Only three years after Insys Therapeutics, Inc., placed Subsys on the market in 2012, the drug has already earned record profits for the company, earning $147.2 million for Insys during the first six month of 2015 alone.
Subsys is the first and only fentanyl sublingual medicine that is sprayed under the tongue and which claims to be able to relieve adults with cancer from breakthrough pain in as little as five minutes. Due to the major content of this medication, however, fentanyl, which belongs to a class of drugs known as opiate or narcotic analgesics, Subsys can cause abuse, overdose, addiction, or death. These risks made the U.S. Food and Drug Administration require that the purchase of Subsys be permitted only to healthcare professionals who prescribe Subsys to outpatients, to outpatients, to distributors and pharmacies, enrolled in the Transmucosal Immediate-Release Fentanyl (TIRF) REMS Access program.
Besides the fact that Subsys should be used only by adult cancer patients who are opioid tolerant, warning is strongly made against sharing this medicine with people to whom it has not been prescribed, but most especially against using it on children since its fentanyl content can prove fatal to a child.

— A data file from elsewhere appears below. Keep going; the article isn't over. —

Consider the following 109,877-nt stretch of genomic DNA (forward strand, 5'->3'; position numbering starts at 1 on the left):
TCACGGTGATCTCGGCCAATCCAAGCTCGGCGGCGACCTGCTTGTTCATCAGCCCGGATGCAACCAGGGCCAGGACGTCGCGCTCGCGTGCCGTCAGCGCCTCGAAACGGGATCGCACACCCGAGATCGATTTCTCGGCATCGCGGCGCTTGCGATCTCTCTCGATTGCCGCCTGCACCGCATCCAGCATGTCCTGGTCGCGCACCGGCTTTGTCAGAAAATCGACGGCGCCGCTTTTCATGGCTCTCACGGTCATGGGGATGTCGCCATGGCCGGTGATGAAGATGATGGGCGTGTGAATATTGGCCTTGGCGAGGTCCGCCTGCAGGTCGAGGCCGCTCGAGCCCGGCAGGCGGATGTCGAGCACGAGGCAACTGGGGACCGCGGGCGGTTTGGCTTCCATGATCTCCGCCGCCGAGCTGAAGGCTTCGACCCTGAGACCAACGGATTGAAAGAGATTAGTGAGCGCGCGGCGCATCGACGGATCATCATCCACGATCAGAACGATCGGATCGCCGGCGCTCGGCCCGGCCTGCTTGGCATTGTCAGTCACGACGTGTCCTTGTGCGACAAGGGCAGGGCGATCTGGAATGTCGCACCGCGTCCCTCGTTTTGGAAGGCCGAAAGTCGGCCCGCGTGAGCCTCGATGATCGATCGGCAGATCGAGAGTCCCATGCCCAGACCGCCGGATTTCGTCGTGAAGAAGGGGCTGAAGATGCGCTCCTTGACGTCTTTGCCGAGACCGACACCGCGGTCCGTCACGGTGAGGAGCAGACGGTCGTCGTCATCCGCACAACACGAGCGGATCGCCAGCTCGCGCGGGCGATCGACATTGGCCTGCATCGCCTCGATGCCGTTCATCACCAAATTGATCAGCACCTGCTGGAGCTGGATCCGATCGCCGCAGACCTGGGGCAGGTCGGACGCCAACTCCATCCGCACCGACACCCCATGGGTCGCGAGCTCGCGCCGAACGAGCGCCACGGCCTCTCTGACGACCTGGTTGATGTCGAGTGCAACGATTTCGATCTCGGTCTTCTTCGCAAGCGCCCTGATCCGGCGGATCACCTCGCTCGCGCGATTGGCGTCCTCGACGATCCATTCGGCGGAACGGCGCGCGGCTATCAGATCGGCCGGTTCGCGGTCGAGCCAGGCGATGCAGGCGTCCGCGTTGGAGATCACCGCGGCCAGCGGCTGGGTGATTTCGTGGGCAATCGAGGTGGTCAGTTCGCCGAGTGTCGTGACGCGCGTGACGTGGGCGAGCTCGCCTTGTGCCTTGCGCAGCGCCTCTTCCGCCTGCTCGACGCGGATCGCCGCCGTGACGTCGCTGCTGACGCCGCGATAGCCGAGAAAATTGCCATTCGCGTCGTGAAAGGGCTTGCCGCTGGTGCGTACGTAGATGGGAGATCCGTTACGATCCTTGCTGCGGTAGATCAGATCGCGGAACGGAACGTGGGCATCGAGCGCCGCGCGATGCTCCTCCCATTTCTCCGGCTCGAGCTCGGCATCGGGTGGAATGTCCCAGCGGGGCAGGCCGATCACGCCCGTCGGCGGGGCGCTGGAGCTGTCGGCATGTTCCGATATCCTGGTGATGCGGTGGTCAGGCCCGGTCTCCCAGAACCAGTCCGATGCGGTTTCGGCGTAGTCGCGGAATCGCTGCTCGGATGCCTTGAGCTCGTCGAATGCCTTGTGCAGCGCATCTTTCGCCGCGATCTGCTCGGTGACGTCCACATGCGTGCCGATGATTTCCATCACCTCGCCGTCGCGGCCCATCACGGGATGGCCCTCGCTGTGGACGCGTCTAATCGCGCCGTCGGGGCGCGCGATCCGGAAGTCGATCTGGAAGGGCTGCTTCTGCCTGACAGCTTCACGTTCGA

For Subsys users, side-effects of this medicine include, but are not limited to: breathing problems (especially to severely ill and malnourished patients), drowsiness, allergic reaction (like swelling of face, lips, tongue, or throat), slow heart rate, severe drowsiness, feeling like passing out; rapid heart rate, confusion, extreme fear, unusual thoughts or behavior, and trouble concentrating. For pregnant women, use of Subsys can cause their baby to become dependent on fentanyl which, in turn, can cause life-threatening withdrawal symptoms after the baby is born.
Besides being accused of illegally promoting Subsys to doctors in ways that violate of FDA rules, Fentanyl spray lawsuit also link use of Subsys to overdose in patients.